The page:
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Wisdom from a lifetime of learning

Kira Curtis
Northern News Services
Published Monday, February 21, 2011

INUVIK - Ann Kasook sees her life as a jigsaw puzzle. Some of the pieces aren't placed yet, and some are lost for good, but each piece of her puzzle has a purpose.

They make up a picture of the caregiver she is today, and give her the strength to hug everyone who walks into the her workplace.

"I like to hug," she giggled from her office as the executive director of the Transition House Society.

It is this love and empathy, combined with a novel's worth of horrific tales, that has helped hundreds, and why she was chosen as one of the NWT Status of Women Council's Wise Women of 2011.

"I'm an ordinary person," she said. "It doesn't mean I'm a perfect person. I do make my own mistakes as well. I still have my own faults. I still smoke."

Most of the time when the doors open at the transitional house, a woman walks in, often escaping an abusive relationship, sometimes carrying the scars of many different forms of abuse.

Kasook greets these women and relates. She has lived a painful life that is all too common for women of the North.

She jokes about how she married young and never got a formal education, but her life is her diploma; every event, a course she passed.

"Today I understand that all that I've been through was my education. I don't have a personal certificate that tells me I have a masters degree, but I say to myself that I have my master's degree. I went through all that I went through in life to be where I am today."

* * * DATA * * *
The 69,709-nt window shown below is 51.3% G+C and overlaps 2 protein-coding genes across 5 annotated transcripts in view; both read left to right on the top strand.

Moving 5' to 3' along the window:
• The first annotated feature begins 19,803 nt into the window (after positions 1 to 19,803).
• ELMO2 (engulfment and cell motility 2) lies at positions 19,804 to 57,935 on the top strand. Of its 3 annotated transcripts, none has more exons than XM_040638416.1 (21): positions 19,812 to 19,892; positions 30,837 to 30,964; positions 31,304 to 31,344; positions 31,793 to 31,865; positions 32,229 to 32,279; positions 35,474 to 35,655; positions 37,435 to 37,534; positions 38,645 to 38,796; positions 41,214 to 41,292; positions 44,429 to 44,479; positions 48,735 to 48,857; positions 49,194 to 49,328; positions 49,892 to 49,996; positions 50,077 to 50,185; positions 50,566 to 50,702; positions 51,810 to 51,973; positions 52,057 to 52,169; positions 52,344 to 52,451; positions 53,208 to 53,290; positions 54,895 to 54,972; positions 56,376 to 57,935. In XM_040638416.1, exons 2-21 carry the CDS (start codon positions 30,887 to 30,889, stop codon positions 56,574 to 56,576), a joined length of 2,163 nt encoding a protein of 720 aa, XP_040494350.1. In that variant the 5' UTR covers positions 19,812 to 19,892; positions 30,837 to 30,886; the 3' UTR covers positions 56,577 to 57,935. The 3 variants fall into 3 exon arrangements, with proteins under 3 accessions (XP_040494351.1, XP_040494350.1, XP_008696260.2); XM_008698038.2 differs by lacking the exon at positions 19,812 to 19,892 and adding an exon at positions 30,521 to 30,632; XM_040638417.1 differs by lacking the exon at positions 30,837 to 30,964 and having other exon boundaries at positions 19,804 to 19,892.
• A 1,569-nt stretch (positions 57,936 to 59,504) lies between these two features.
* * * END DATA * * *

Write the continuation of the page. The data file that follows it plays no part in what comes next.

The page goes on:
Kasook was born on the land in the 1950s. Her mother had been pulled west against her consent from what is now Nunavut and forced into residential school, where she suffered the loss of her Inuit family.

Shortly after Kasook was born her mother became sick with tuberculosis and was sent to the hospital in Aklavik for a few years.

As a baby, she was taken in by two Norwegian reindeer herders, who would sculpt her life until the age of five. Anna and Mikkel Pulk had grown children when they began caring for Kasook, and so became grandparents to the infant - their children her aunt and uncle.

"There was so much love," she paused, looking beyond the wall, lost in thought for a moment before returning to the conversation. "So much love, that to me, that's what kept me going. To me, I truly believe that they were the ones that instilled this love in me that kept me going through all my difficulties."

One day, when Kasook was around five, she was suddenly taken back to her mother and stepfather. They loved her dearly, but she had been so young when she saw them last, Kasook had no memory of them. She was able to keep the Pulks in her life, but it was only a few years until she found herself a victim of assault in the communities she lived, again and again.

Reflecting on the numbness of her youth, Kasook remembers feeling confused. Why did she deserve this? How could these things happen? How could God let them happen?

When two women she knew well were beaten to death at the hands of their partners, she questioned her faith.

"If he was a loving father, and he could see all things and he has all this power, how can he look down and watch a woman get stripped down, whipped up and cut up down below?" she asked.

"Today I understand that all I've been through in life is my education. He educated me."

Kasook has graduated from a program most university master's students could never survive, and she now uses this hard-won skill to help others change their lives.

"To be able to get it out," Kasook said of what's important for people to do.

"To know that you're not alone. There's many, many others that face situations."

Kasook is proud that she has truly earned each piece she has collected of her life, and wants to empower others to do the same.

Smiling, she turned off the CD of her and her family playing music and singing songs she had wrote, and said of her life's jigsaw puzzle, "I may not have all the pieces yet, but I have enough to form, what I call, a beautiful picture."

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